The most commonly used compound in the chemical industry is water – not only as a solvent in processing, but also as an energy carrier in the cooling or heating cycle. As vast amounts of water are needed, chemical industries are often located close to large bodies of flowing water. Water used as processing or cooling water is cleaned and subsequently led back to the river or stream. For environmental protection, these waters are subject to specific control and monitoring measures. As the total organic carbon (TOC) non-specifically detects all organic compounds, this parameter has proven to be invaluable here. This booklet introduces a variety of industry-specific applications, and how Shimadzu can provide TOC analyzers to meet specific chemical application needs.
Process Filtration Technology: Making Informed Decisions
Solid-liquid separation is an instrumental part of chemical processing. To separate the solid particles, filter media made of textile or metallic materials and of composite materials are used as the basis for the filter cake. Often there will also be a washing process to improve the purity of the filter cake or to increase the yield of the liquid phase. Solid-liquid separation can be carried out in continuous or batch operation. There are many factors for selecting the right process filtration system for your specific application. This white paper reviews methods for identifying the right process filtration technology for your application and highlights case studies illustrating the methods discussed.
Chemical Processing Special Report: How to Succeed with VFDs
Medium voltage variable frequency drives (VFDs) are often the best choice to capitalize on opportunities to significantly reduce the operating and maintenance costs associated with relatively large rotating equipment. Even a seemingly modest energy savings of a few percent of the operating load can translate into significant energy savings. In this special report we take a look at how to make the most of VFDs: how optimum performance depends upon proper installation and control; how controlling the speed of VFDs can help eliminate waste and promote efficiency, reliability and quality and; considerations for changing drive speed over pumps. Download now.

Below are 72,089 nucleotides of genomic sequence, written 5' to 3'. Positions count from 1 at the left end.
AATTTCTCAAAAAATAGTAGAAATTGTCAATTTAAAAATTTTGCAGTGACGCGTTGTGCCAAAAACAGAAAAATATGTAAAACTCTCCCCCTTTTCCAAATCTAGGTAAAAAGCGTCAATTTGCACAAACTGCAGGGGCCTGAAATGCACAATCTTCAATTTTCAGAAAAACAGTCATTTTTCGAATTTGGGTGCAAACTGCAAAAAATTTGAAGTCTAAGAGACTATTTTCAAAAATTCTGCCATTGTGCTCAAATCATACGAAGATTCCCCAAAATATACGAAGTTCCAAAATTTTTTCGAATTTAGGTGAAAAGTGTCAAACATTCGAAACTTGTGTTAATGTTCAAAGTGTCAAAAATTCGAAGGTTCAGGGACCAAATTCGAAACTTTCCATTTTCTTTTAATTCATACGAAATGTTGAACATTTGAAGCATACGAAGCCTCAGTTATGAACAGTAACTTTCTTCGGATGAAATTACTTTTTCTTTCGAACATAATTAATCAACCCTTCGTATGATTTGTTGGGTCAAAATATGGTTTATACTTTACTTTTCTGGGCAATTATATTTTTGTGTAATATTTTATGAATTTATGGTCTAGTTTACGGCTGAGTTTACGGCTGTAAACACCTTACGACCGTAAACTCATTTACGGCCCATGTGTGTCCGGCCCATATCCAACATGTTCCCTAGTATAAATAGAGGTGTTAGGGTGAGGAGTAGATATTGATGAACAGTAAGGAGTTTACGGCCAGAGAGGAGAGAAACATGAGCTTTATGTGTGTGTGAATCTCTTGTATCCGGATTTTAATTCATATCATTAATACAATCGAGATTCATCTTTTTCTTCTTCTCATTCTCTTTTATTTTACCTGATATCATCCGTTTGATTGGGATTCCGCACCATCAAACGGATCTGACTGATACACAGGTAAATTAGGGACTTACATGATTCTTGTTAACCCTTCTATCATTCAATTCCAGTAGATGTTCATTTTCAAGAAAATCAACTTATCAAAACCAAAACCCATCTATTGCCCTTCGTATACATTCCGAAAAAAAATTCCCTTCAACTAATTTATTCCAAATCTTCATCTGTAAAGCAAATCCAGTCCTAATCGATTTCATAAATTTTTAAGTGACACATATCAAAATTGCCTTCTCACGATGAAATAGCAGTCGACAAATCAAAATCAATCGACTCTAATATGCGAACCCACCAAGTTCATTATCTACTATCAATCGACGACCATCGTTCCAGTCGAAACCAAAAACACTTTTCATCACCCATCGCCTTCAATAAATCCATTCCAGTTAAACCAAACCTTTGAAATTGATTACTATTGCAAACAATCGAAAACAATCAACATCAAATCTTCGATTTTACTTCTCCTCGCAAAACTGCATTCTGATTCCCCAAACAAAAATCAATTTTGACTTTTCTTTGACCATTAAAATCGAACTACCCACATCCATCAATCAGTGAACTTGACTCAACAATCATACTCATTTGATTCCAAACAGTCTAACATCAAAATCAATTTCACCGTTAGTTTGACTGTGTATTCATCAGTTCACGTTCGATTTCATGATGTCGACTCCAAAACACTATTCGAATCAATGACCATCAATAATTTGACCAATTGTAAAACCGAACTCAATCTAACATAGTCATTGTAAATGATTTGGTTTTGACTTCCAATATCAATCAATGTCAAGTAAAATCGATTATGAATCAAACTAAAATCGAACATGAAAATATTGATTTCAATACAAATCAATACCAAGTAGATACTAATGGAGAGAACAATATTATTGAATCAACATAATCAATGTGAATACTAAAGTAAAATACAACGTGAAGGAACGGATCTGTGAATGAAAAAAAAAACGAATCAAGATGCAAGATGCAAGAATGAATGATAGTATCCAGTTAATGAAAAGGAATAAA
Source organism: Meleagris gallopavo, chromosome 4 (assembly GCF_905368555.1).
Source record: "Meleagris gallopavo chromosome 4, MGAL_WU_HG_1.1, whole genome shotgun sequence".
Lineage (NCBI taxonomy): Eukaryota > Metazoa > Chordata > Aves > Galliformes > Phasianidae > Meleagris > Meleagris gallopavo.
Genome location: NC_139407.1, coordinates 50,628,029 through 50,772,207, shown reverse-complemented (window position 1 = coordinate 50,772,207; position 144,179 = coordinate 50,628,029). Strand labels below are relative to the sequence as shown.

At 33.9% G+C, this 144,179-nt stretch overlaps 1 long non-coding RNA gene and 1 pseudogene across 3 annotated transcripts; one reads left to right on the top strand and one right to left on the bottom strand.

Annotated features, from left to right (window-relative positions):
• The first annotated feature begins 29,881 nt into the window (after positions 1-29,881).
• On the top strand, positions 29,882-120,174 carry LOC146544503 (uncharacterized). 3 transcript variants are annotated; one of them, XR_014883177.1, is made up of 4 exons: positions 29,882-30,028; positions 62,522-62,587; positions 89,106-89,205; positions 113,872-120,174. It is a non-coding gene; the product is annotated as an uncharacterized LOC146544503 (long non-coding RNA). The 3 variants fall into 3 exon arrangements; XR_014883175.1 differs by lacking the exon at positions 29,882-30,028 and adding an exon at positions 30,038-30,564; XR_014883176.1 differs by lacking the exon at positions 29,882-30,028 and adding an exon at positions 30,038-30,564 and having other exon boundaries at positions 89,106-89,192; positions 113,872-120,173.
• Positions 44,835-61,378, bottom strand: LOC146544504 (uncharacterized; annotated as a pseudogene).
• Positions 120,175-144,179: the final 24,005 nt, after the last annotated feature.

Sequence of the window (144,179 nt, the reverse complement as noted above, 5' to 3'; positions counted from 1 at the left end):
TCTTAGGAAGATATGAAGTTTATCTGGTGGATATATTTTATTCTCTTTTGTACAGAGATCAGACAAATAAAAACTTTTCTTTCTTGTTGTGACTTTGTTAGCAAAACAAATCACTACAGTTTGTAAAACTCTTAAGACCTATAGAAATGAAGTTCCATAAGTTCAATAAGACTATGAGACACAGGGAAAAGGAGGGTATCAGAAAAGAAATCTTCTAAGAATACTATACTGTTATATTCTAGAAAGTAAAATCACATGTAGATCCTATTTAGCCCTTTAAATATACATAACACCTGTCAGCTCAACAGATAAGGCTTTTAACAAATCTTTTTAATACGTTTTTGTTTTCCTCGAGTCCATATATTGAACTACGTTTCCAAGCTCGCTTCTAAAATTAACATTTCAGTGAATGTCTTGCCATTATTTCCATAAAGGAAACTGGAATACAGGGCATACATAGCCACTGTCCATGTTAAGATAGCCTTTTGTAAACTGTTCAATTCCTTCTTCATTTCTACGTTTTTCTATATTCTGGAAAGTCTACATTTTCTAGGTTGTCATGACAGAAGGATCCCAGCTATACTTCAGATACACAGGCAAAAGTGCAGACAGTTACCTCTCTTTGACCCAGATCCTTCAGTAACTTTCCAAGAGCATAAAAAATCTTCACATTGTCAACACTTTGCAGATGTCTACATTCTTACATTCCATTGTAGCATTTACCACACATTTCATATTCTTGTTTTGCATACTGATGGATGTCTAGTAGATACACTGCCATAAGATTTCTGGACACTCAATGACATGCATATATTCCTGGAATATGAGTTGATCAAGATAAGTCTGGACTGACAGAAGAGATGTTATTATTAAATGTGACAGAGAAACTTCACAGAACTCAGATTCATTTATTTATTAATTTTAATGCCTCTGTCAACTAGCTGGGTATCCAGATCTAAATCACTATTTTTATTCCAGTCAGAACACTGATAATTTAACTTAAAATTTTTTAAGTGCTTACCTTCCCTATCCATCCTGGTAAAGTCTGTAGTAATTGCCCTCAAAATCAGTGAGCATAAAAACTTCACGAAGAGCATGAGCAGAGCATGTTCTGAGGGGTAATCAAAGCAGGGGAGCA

Corrosion, leak detection and mitigation, flow pressure and volume are all factors that maintenance managers and other decision makers need to contend with as they manage flow at their chemical processing plants. In this Chemical Processing Flow eHandbook, we delve in to solutions and strategies for managing these challenges including:
Leak management - treat them as calls for action against the underlying problem
VFDs for centrifugal pumps - such drives may provide energy savings and avoid operating problems
Dealing with corrosion - piping made of high-performance plastic provides unmatched performance and longevity
Ceramic in electromagnetic flow meters - material used for measuring tubes offers high performance, longevity and a host of other benefits
Learn more about these best flow practices. Download your copy of this Chemical Processing Flow eHandbook now.
Powders developed to meet certain product performance targets often suffer from inconsistent and unpredictable flow. The reasons for this are many. A material's characteristics - adhesiveness, cohesiveness, aeratability, pressure-sensitivity - often change during processing and can cause flow problems to crop up. Couple this with changes in the processes themselves and costly downtime can be the result. In this Chemical Processing Powder eHandbook, we take a look at strategies and solutions for overcoming powder processing challenges including:
Making the most of flow additives - understand their impact on overall powder behavior to optimize flow
Improving performance of gravimetric feeders - tips to avoid poor accuracy and frequent downtime
Protecting against combustible dust explosion - economical approaches for protecting spray dryer processes and solutions
Make the most of your powder processes. Download your copy of this Chemical Processing Powder eHandbook now.
Operating and maintaining a reliable steam system is vital to chemical processing plants and can have significant cost impact on a plant's annual budget. Typical profit drainers in operating and maintaining a steam system include excessive fuel cost, inefficient steam generation, less-than-optimal steam utlization and poor condensate recovery. Ensuring adequate supply of steam often results in excessive capacity usage, expensive fuel choices or condensate draining to grade, leading to compromised efficiency levels and higher steam cost. Because steam systems dependency is unavoidalbe, addressing those three issues is crucial to minimizing steam costs. This Chemical Processing Steam eHandbook presents an overview, steam technologies and strategies for reducing cost associated with using and generating steam including:
Controlling steam system energy costs
Real-time monitoring - how wireless devices help cut energy losses by detecting failed steam traps
Learn how to generate savings through steam use and generation. Download your copy of this Chemical Processing Steam eHandbook now.